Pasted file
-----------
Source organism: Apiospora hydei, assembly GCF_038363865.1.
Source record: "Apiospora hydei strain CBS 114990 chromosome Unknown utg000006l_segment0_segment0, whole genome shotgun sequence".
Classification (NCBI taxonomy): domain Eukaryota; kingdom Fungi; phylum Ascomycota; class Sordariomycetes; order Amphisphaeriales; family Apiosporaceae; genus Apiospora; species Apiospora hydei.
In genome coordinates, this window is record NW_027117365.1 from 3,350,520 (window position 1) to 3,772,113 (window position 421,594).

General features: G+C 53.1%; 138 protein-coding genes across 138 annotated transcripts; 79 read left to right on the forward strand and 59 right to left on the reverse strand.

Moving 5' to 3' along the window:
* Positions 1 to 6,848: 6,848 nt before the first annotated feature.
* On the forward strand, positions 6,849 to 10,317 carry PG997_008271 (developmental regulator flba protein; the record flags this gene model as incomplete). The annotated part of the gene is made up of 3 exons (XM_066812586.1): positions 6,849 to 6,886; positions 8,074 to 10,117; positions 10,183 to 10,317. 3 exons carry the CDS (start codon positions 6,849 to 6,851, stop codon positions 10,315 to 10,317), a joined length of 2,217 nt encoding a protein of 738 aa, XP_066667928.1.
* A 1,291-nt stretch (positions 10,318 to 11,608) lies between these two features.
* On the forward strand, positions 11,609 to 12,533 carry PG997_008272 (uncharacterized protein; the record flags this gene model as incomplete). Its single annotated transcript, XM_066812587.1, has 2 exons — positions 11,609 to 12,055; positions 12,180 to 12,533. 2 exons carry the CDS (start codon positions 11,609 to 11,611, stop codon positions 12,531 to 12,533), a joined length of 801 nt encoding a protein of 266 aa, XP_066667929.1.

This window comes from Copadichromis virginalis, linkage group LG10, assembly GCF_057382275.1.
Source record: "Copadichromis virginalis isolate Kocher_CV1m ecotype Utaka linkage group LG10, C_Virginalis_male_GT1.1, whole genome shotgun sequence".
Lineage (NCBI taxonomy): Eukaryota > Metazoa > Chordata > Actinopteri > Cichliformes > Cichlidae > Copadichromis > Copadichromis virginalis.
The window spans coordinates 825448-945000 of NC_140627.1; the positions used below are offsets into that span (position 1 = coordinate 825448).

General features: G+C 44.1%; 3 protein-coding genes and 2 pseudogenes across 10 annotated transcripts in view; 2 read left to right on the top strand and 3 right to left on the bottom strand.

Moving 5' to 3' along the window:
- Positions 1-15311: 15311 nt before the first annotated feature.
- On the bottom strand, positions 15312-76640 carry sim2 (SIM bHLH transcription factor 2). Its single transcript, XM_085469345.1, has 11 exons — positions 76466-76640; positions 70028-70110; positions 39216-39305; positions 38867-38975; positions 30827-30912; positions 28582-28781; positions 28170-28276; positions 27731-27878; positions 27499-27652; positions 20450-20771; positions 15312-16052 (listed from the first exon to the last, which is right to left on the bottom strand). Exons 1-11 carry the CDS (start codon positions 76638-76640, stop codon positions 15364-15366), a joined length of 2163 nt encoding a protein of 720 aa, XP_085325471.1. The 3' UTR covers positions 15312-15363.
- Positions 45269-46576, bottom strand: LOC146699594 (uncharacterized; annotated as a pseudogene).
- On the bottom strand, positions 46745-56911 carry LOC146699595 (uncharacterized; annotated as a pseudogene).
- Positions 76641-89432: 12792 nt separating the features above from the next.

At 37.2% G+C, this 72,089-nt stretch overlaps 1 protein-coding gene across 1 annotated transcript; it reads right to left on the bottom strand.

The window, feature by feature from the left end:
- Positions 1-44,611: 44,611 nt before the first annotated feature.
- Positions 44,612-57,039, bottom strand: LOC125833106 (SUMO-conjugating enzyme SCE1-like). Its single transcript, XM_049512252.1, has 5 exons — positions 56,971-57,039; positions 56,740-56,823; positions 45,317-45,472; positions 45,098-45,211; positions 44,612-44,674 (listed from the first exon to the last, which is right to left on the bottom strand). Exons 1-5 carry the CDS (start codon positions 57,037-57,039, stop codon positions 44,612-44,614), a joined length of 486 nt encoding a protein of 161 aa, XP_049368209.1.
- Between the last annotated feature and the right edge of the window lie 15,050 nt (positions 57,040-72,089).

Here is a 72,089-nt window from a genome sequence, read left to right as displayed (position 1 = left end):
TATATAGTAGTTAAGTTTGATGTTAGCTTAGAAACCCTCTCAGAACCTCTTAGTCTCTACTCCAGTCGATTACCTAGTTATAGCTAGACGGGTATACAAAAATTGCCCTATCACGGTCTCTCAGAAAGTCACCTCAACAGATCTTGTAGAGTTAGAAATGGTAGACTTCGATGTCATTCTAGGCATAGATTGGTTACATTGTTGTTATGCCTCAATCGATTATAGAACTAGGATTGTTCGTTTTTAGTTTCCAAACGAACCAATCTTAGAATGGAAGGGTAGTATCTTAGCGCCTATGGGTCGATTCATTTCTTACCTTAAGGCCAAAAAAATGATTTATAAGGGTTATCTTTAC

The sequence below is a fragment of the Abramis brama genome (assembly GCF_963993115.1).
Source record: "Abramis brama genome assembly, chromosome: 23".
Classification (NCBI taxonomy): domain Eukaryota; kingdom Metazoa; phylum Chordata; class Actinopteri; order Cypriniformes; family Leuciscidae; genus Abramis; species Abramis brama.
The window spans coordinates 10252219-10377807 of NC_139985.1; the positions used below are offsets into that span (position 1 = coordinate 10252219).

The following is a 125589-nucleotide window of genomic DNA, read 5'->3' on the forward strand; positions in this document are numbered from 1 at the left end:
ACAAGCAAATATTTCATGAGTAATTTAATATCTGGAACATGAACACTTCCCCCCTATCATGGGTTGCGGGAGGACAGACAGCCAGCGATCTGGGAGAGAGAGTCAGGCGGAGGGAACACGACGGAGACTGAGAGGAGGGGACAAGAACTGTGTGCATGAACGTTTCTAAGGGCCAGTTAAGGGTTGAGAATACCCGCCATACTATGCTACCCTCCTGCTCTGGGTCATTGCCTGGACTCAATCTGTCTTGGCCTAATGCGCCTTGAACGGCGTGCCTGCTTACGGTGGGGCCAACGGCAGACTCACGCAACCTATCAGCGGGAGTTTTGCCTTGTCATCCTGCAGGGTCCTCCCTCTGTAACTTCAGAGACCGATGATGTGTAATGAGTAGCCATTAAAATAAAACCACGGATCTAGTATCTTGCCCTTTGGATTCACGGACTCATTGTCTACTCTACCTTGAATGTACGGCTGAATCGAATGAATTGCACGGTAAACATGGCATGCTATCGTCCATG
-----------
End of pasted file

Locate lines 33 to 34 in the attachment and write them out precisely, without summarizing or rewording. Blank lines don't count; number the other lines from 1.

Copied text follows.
The following is a 125589-nucleotide window of genomic DNA, read 5'->3' on the forward strand; positions in this document are numbered from 1 at the left end:
ACAAGCAAATATTTCATGAGTAATTTAATATCTGGAACATGAACACTTCCCCCCTATCATGGGTTGCGGGAGGACAGACAGCCAGCGATCTGGGAGAGAGAGTCAGGCGGAGGGAACACGACGGAGACTGAGAGGAGGGGACAAGAACTGTGTGCATGAACGTTTCTAAGGGCCAGTTAAGGGTTGAGAATACCCGCCATACTATGCTACCCTCCTGCTCTGGGTCATTGCCTGGACTCAATCTGTCTTGGCCTAATGCGCCTTGAACGGCGTGCCTGCTTACGGTGGGGCCAACGGCAGACTCACGCAACCTATCAGCGGGAGTTTTGCCTTGTCATCCTGCAGGGTCCTCCCTCTGTAACTTCAGAGACCGATGATGTGTAATGAGTAGCCATTAAAATAAAACCACGGATCTAGTATCTTGCCCTTTGGATTCACGGACTCATTGTCTACTCTACCTTGAATGTACGGCTGAATCGAATGAATTGCACGGTAAACATGGCATGCTATCGTCCATG